Instead, those who venture up will be greeted, at Christmastime, with all manner of holiday decorations the moment they reach the upper landing. Come October, upstairs at Carl’s is Halloween central – with a profusion of decorations and costumes literally covering the floor as shoppers paw through the inventory.Aspen T-shirts, sweatshirts and souvenirs – everything from shot glasses to playing cards and coffee mugs – are also stocked at the top of the stairs, but the true appeal of the second floor at Carl’s lies beyond the revolving displays on the landing, where Easter baskets and egg-decorating supplies are currently available, not to mention the ever-popular collection of zany party hats.Koch maintains a selection of toys that is, he claims, the largest in the valley.”I definitely have more different items than Wal-Mart,” he said.The action-figure collection ranges from the standard superheroes to Jesus – “king of the action figures,” Koch noted. There’s also the Albino Bowler, one of Koch’s favorites, and a Crazy Cat Lady (comes with six plastic cats) among the action-figure genre.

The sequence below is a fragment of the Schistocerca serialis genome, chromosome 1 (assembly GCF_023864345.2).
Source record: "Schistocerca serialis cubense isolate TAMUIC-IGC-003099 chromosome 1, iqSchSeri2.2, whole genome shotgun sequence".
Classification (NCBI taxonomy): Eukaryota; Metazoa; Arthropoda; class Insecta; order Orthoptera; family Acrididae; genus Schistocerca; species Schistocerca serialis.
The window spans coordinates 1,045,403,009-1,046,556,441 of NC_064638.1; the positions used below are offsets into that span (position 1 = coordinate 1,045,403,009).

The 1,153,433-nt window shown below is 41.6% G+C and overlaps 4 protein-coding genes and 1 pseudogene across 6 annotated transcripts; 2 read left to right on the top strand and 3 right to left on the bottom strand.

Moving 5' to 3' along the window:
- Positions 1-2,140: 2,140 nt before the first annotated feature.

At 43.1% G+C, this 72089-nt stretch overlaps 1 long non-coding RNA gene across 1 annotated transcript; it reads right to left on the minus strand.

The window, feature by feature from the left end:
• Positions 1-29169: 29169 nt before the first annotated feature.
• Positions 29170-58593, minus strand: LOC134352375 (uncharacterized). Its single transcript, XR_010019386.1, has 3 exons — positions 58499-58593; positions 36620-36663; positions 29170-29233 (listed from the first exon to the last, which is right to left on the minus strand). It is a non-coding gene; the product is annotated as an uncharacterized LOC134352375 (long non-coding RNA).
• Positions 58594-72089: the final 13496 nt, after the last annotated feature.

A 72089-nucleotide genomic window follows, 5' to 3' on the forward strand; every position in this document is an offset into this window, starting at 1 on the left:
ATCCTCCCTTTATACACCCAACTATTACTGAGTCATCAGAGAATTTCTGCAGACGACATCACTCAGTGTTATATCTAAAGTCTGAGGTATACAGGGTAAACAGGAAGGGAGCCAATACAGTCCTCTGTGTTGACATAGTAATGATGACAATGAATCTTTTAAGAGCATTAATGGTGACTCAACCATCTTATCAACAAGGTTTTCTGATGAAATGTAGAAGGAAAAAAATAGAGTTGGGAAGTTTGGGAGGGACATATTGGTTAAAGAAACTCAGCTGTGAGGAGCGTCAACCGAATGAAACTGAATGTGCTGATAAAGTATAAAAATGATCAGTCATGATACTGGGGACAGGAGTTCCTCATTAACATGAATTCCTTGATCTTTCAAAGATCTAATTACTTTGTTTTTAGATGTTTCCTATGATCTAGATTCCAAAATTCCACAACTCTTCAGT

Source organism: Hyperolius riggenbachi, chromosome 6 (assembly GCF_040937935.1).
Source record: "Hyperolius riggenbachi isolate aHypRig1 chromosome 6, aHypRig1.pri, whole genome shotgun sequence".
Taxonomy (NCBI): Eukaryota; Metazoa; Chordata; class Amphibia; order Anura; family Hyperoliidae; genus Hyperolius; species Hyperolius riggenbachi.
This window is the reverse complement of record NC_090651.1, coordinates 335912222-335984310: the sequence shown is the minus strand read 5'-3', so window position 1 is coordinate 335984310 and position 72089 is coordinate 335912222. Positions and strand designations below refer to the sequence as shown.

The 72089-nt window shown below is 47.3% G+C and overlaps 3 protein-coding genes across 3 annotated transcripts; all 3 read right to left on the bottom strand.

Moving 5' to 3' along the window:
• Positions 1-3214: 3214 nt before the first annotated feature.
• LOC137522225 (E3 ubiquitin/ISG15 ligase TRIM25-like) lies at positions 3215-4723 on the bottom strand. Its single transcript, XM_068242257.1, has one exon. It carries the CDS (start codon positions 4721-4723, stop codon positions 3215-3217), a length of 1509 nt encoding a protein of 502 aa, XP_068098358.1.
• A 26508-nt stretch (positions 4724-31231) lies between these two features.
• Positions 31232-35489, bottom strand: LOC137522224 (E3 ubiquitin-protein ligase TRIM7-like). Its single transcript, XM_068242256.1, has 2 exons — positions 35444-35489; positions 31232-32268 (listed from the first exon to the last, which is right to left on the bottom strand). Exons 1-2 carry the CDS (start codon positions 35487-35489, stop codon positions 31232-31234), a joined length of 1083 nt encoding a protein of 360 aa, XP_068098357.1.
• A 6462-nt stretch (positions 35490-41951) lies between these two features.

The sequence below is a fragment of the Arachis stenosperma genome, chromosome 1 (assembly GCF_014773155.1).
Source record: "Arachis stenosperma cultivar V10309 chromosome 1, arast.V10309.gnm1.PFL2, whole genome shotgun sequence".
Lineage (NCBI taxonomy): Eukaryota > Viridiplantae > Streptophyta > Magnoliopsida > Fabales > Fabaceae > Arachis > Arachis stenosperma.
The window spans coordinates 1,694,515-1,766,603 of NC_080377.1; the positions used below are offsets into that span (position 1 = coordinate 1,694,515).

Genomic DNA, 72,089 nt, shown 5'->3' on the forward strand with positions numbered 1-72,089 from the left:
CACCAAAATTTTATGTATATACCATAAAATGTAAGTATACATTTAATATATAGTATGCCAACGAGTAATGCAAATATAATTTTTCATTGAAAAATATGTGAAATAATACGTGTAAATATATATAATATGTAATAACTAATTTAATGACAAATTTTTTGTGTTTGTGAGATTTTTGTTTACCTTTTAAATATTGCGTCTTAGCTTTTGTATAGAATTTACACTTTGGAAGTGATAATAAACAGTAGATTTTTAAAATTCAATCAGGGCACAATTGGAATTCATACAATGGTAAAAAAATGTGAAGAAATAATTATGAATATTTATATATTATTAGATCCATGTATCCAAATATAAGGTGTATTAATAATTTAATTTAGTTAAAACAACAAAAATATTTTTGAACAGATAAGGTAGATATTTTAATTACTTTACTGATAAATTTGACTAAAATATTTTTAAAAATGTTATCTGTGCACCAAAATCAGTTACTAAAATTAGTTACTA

The inventory includes the hugely popular Fart Machine, plastic sleds, jigsaw puzzles, board games, dashboard dolls with bobbing heads (including, again, Jesus, and Betty Boop), model airplanes and cars, a worthy selection of those little jars of paint for model-building enthusiasts, and old favorites like Etch-A-Sketch, Lincoln Logs, Hot Wheels cars and bubble-blowing solution. And that’s but a tiny fraction of the toys.
Stop by the counter, though, if you’re looking for the 49-cent tiny parachute figurines that can be occasionally spotted floating down from the gondola cabins on Aspen Mountain. The baseball cards are up at the counter, too.
Aspen resident Virginia Morrow was checking the baby supplies, though, in her recent quest for a toy for her 6-month-old grandson and buttons for the sweater she made for him. “It’s about the only place in town isn’t it? For lots of things,” she mused, heading back down the stairs a short time later, purchases in hand.Local resident Nick Consoldane came in search of bedsheets and socks and found both, sparing himself a trip to Glenwood and, he estimated, a two-hour bus trip.Socks and underwear are among the upper floor’s most sought-after items – particularly for anyone whose luggage didn’t arrive simultaneously with the start of their Aspen vacation, said clerk Sarah Penee. The store also sells plenty of hair dryers.